FIRST SECTION

CASE OF PUCHSTEIN v. AUSTRIA

(Application no. 20089/06)

JUDGMENT

STRASBOURG

28 January 2010

FINAL

28/04/2010

This judgment will become final in the circumstances set out in Article 44 § 2 of the Convention. It may be subject to editorial revision.

 

In the case of Puchstein v. Austria,

The European Court of Human Rights (First Section), sitting as a Chamber composed of:

Christos Rozakis, President, 
 Anatoly Kovler, 
 Elisabeth Steiner, 
 Dean Spielmann, 
 Sverre Erik Jebens, 
 Giorgio Malinverni, 
 George Nicolaou, judges, 
and André Wampach, Deputy Section Registrar,

Having deliberated in private on 7 January 2010,

Delivers the following judgment, which was adopted on that date:

PROCEDURE

1.  The case originated in an application (no. 20089/06) against the Republic of Austria lodged with the Court under Article 34 of the Convention for the Protection of Human Rights and Fundamental Freedoms (“the Convention”) by an Austrian national, Mr Hans Herbert Puchstein (“the applicant”), on 5 May 2006.

2.  The applicant was represented by Mr M. Lechner, a lawyer practising in Lochau. The Austrian Government (“the Government”) were represented by their Agent, Ambassador F. Trauttmansdorff, Head of the International Law Department at the Federal Ministry for European and International Affairs.

3.  The applicant alleged that the proceedings concerning his doctor's fees had not been dealt with within a reasonable time and that the Regional Appeals Commission which dealt with his case had not been impartial and independent.

4.  On 7 May 2008 the President of the First Section decided to give notice of the application to the Government. It was also decided to examine the merits of the application at the same time as its admissibility (Article 29 § 3).

THE FACTS

I.  THE CIRCUMSTANCES OF THE CASE

5.  The applicant lives in St Oswald.

6.  The applicant is a medical practitioner. He has an individual contract (Einzelvertrag) with the Lower Austrian Health Insurance Board (Niederösterreichische Gebietskrankenkasse).

7.  In two submissions to the Joint Arbitration Committee (Paritätische Schiedskommission) dated 7 September 1998 and 5 October 1998, the applicant demanded payment for laboratory tests carried out in the first and second quarters of 1998. The claims against the Lower Austrian Health Insurance Board amounted to 8,022.41 euros (EUR) and EUR 6,603.81, respectively.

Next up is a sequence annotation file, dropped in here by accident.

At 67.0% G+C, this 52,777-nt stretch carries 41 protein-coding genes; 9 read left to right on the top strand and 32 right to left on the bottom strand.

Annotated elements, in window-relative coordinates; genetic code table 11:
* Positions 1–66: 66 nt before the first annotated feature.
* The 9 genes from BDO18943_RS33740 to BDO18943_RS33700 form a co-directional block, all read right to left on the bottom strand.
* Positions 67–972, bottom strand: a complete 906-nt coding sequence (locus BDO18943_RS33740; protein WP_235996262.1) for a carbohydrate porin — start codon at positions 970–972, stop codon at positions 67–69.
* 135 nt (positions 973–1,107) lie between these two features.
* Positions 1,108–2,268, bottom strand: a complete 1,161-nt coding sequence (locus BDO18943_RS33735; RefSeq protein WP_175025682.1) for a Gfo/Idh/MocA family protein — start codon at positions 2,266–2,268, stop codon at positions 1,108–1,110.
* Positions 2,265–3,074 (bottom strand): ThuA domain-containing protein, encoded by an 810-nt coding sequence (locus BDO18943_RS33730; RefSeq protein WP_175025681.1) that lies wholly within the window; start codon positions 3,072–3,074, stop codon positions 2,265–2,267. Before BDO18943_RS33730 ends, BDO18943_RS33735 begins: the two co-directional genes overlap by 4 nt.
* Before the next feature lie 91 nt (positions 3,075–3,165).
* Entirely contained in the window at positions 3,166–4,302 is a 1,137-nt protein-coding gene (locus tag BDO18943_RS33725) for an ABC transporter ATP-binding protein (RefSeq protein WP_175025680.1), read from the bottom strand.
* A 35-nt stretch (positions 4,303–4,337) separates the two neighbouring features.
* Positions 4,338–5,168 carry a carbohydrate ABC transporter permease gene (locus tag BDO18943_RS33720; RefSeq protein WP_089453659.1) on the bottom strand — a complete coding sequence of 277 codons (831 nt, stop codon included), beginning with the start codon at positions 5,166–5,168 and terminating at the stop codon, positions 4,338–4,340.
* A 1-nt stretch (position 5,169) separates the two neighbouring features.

8.  The Lower Austrian Health Insurance Board claimed that the applicant had not participated in the test series for quality checking of laboratory parameters in 1997, and refused to pay for the tests.

9.  The applicant argued that he had participated in the quality checks in previous years with positive results and had – as previously – submitted the relevant samples for the period in question.

10.  The Joint Arbitration Committee held an oral hearing and on 25 February 1999 it dismissed the applicant's claim of 7 September 1998.

11.  The applicant appealed against that decision to the Regional Appeals Commission (Landesberufungskommission).

12.  On 17 May 1999 the applicant filed an application for transfer of jurisdiction (Devolutionsantrag), requesting a decision on his submission of 5 October 1998 from the Regional Appeals Commission, as the Joint Arbitration Committee had failed to decide within the statutory six-month time-limit.

13.  The Regional Appeals Commission held a hearing and rejected both of the applicant's claims. The decision was dated 24 August 1999, and was served on the applicant on 7 July 2000.

14.  The applicant complained about this decision to the Constitutional Court (Verfassungsgerichtshof). On 27 November 2000 the Constitutional Court set aside the decision for violation of the right to a fair hearing before an independent and impartial tribunal established by law. It noted that one of the assessors of the Regional Appeals Commission had negotiated the clause on remuneration for laboratory tests on behalf of the Lower Austrian Medical Association (Ärztekammer für Niederösterreich), and thus the tribunal could not be regarded as impartial and/or independent.

15.  An amendment to the Social Insurance Act (Allgemeines Sozialversicherungsgesetz) entered into force on 1 September 2002; it provided for changes in the composition of, inter alia, the Regional Appeals Commission.

16.  The newly composed Regional Appeals Commission held a hearing on 15 May 2002, during which the applicant gave evidence.

17.  On 24 March 2003 the applicant requested that the decision be served on him. As the Regional Appeals Commission did not react, the applicant repeated his demand on 18 July 2003.